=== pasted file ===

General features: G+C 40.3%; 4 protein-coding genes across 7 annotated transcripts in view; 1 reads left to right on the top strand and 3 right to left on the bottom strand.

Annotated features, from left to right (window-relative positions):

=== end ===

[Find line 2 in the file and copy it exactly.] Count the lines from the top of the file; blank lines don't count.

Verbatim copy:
Annotated features, from left to right (window-relative positions):